The great chain of the Andes runs through Peru, more or less parallel to the Pacific coast and divides Peru into three broad sections. The largest cities, including the capital of Lima, are concentrated on a narrow coastal plain. Inland, the Andes rise to well over 6000 metres in a number of ranges, or cordillera, of which the most well known from a mountaineering standpoint is the Cordillera Blanca. Huascaran (6768m / 22,199ft) is the high point of this range. East of the Andes, the lowland forest and jungle of the Amazon Basin stretches for over a thousand miles into Brazil. Amongst its high Andean valleys, Peru has a selection of the world's finest trekking itineraries including the Huayhuash Circuit and the Inca Trail. The focus of the latter is, of course, the Inca citadel of Machu Picchu. Built around 1460 and believed to have been lost for centuries, Machu Picchu is arguably South America's outstanding man-made highlight. Certainly, most visitors to Peru will include it in their travel plans. With its Inca and Spanish colonial history and spectacular variety of environment, Peru is popular with mountain biking and family groups, too.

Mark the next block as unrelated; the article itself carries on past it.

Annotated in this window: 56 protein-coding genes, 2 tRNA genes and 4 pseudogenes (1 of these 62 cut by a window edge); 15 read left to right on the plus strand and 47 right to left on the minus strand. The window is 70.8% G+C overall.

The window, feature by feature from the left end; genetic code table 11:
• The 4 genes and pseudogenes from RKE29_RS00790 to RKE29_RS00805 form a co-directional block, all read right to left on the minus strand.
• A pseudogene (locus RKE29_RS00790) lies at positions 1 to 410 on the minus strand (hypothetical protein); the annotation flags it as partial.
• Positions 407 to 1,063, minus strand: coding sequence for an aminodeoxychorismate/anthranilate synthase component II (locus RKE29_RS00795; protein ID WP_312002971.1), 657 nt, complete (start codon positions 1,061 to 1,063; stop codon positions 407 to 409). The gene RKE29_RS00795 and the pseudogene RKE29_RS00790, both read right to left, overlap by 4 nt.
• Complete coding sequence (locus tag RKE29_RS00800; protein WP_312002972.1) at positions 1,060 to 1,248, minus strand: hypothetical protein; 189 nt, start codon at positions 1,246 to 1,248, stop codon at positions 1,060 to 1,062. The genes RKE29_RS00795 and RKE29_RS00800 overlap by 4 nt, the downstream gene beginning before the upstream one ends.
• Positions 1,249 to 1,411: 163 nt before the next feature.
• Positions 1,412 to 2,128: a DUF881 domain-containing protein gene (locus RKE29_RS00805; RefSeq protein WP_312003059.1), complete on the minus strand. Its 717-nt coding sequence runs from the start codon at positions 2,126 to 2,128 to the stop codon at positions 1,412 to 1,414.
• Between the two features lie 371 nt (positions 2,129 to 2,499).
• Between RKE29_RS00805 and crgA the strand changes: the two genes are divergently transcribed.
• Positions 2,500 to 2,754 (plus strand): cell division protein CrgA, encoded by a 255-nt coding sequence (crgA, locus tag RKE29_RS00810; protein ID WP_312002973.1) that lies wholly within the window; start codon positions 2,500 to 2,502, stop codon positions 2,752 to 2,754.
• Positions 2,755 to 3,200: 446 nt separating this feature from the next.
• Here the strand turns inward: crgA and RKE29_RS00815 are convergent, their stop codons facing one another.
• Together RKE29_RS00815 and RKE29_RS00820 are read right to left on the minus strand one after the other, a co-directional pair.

Geography

Peru has a great variety of geography and landform and a climate to match. The great chain of the Andes runs through the country, more or less parallel to the Pacific coastline and divides Peru into three broad sections. The coastal plain is relatively narrow (between 30 and 60 miles wide) and consists mainly of dry desert, which is only farmed where irrigation is possible. The largest cities and much of Peru’s industry is concentrated on this coastal strip. The Andes, which rise to well over 6000 metres / 19000 feet, are divided into a number of ranges, or cordillera, of which the most continuous and most well known from a mountaineering standpoint is the Cordillera Blanca. Huascaran is the high point of this range, at 6768 meters / 22199 feet. In the high valleys of the Cordillera Blanca, the neighboring Cordillera Huayhuash and in the Cordillera Vilcabamba which lies to the south, the Indian descendants of the Incas continue to farm the land as they have done for centuries, growing crops such as corn and potatoes and herding cattle. On the east side of the Andes is the lowland forest and jungle of the Amazon Basin, which stretches for over a thousand miles into Brazil.

Time Zone

The time in Peru is GMT - 5 hours.